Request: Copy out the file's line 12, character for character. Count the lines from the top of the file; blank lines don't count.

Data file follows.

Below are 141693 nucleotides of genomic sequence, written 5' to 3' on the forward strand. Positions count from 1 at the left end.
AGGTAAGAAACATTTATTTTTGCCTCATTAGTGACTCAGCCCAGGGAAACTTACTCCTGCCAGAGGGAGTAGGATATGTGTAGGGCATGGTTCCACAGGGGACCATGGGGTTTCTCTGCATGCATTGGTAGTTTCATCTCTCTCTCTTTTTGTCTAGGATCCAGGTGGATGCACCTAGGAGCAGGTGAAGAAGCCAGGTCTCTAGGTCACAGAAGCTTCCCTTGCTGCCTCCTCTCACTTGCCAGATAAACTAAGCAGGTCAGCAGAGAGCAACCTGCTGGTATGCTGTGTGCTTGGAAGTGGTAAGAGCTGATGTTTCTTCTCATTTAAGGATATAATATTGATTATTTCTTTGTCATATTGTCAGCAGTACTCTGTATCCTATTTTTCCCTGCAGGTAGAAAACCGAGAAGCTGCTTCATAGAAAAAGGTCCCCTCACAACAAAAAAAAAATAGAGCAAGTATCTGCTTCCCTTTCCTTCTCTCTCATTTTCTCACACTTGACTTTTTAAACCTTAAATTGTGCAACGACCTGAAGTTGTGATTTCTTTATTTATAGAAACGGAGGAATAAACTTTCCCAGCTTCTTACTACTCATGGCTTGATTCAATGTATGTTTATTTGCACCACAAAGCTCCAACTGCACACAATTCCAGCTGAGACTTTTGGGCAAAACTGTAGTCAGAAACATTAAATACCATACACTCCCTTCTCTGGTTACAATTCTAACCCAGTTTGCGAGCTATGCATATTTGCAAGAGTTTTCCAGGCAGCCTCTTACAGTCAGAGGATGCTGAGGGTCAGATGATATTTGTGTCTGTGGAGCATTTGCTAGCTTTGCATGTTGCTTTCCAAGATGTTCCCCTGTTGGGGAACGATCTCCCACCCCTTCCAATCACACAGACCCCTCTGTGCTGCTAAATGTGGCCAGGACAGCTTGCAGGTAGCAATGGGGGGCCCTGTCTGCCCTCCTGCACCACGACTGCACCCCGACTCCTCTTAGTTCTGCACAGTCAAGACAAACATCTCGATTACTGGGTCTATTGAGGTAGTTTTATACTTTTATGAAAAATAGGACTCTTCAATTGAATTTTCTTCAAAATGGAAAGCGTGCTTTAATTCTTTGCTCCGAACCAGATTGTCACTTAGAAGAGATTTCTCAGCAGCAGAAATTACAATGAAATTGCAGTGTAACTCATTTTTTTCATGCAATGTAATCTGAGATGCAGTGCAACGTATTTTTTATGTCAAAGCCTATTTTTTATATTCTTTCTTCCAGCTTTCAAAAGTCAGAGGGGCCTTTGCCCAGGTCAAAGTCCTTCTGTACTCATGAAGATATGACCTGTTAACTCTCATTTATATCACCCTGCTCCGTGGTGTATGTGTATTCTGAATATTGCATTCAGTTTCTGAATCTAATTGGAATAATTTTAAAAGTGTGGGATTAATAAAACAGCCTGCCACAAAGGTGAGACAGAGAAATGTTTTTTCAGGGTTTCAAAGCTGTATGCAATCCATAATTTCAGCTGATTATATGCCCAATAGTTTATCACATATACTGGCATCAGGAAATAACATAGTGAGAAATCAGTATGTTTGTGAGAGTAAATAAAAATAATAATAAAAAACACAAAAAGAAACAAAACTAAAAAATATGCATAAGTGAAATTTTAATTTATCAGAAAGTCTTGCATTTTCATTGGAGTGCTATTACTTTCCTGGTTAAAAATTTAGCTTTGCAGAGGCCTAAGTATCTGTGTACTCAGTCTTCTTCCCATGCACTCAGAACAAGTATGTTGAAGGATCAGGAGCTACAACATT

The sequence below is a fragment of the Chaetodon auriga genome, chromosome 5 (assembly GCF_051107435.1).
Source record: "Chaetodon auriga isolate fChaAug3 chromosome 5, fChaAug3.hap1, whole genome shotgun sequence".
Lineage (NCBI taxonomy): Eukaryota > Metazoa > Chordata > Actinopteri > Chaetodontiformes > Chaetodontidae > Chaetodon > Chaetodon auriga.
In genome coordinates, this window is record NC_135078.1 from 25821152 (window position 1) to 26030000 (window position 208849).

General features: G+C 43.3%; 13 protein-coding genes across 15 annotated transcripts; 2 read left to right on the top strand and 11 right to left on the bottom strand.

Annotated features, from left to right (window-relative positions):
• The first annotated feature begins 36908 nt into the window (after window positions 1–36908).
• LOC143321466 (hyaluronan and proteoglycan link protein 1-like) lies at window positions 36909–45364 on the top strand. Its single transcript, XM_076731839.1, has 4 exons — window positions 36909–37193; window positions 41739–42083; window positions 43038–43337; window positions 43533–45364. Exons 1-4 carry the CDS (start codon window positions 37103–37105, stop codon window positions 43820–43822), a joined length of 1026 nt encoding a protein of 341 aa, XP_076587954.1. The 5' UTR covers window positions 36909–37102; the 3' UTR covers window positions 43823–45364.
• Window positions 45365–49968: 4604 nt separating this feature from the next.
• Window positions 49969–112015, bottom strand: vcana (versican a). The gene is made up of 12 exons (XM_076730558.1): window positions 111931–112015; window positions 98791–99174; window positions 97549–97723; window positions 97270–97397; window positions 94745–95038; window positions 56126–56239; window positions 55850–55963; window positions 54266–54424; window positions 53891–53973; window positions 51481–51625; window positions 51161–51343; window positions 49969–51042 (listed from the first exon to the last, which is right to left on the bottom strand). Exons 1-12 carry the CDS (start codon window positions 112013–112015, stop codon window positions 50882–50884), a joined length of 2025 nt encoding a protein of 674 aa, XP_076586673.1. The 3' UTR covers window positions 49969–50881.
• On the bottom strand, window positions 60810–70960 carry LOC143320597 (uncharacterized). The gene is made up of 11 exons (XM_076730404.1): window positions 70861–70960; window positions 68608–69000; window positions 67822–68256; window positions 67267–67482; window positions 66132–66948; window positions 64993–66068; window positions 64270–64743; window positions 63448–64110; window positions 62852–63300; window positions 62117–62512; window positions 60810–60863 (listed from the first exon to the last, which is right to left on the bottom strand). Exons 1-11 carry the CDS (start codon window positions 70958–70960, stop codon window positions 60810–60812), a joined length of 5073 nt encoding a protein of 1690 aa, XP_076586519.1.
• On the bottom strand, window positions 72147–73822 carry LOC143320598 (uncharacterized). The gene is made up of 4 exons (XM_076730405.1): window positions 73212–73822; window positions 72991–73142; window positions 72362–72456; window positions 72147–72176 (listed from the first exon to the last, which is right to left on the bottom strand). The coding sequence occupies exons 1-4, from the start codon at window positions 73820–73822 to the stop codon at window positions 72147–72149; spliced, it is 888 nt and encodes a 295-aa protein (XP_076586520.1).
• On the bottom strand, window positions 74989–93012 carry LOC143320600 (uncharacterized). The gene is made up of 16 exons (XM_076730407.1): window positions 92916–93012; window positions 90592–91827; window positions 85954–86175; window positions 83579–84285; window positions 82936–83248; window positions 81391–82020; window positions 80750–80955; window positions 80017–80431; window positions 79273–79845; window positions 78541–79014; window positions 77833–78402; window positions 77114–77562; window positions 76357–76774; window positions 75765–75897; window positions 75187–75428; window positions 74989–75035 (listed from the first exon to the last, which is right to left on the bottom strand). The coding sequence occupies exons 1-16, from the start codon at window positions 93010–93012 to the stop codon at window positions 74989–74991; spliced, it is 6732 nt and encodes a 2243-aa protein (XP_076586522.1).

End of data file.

• Window positions 49969–112015, bottom strand: vcana (versican a). The gene is made up of 12 exons (XM_076730558.1): window positions 111931–112015; window positions 98791–99174; window positions 97549–97723; window positions 97270–97397; window positions 94745–95038; window positions 56126–56239; window positions 55850–55963; window positions 54266–54424; window positions 53891–53973; window positions 51481–51625; window positions 51161–51343; window positions 49969–51042 (listed from the first exon to the last, which is right to left on the bottom strand). Exons 1-12 carry the CDS (start codon window positions 112013–112015, stop codon window positions 50882–50884), a joined length of 2025 nt encoding a protein of 674 aa, XP_076586673.1. The 3' UTR covers window positions 49969–50881.